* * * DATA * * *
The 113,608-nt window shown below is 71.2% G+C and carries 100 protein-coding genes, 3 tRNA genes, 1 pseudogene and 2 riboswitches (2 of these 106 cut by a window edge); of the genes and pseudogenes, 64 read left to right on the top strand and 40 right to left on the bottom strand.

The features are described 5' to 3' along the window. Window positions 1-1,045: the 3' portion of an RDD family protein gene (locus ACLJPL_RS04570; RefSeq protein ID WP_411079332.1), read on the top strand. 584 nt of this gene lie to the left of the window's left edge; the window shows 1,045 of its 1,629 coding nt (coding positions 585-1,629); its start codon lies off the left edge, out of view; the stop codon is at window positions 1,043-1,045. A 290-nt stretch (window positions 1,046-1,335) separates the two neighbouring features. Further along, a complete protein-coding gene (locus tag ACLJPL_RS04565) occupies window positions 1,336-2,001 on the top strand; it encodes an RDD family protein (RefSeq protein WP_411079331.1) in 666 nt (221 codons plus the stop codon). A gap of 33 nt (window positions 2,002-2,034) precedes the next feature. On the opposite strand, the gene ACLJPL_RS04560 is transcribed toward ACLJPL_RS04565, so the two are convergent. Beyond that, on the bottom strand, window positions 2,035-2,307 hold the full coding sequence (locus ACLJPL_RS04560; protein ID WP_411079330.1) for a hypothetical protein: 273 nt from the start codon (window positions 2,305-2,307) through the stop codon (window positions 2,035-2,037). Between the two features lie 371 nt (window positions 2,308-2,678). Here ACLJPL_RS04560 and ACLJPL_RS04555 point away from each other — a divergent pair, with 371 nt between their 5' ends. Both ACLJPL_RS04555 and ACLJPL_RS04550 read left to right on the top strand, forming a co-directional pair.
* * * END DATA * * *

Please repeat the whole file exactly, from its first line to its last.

The 113,608-nt window shown below is 71.2% G+C and carries 100 protein-coding genes, 3 tRNA genes, 1 pseudogene and 2 riboswitches (2 of these 106 cut by a window edge); of the genes and pseudogenes, 64 read left to right on the top strand and 40 right to left on the bottom strand.

The features are described 5' to 3' along the window. Window positions 1-1,045: the 3' portion of an RDD family protein gene (locus ACLJPL_RS04570; RefSeq protein ID WP_411079332.1), read on the top strand. 584 nt of this gene lie to the left of the window's left edge; the window shows 1,045 of its 1,629 coding nt (coding positions 585-1,629); its start codon lies off the left edge, out of view; the stop codon is at window positions 1,043-1,045. A 290-nt stretch (window positions 1,046-1,335) separates the two neighbouring features. Further along, a complete protein-coding gene (locus tag ACLJPL_RS04565) occupies window positions 1,336-2,001 on the top strand; it encodes an RDD family protein (RefSeq protein WP_411079331.1) in 666 nt (221 codons plus the stop codon). A gap of 33 nt (window positions 2,002-2,034) precedes the next feature. On the opposite strand, the gene ACLJPL_RS04560 is transcribed toward ACLJPL_RS04565, so the two are convergent. Beyond that, on the bottom strand, window positions 2,035-2,307 hold the full coding sequence (locus ACLJPL_RS04560; protein ID WP_411079330.1) for a hypothetical protein: 273 nt from the start codon (window positions 2,305-2,307) through the stop codon (window positions 2,035-2,037). Between the two features lie 371 nt (window positions 2,308-2,678). Here ACLJPL_RS04560 and ACLJPL_RS04555 point away from each other — a divergent pair, with 371 nt between their 5' ends. Both ACLJPL_RS04555 and ACLJPL_RS04550 read left to right on the top strand, forming a co-directional pair.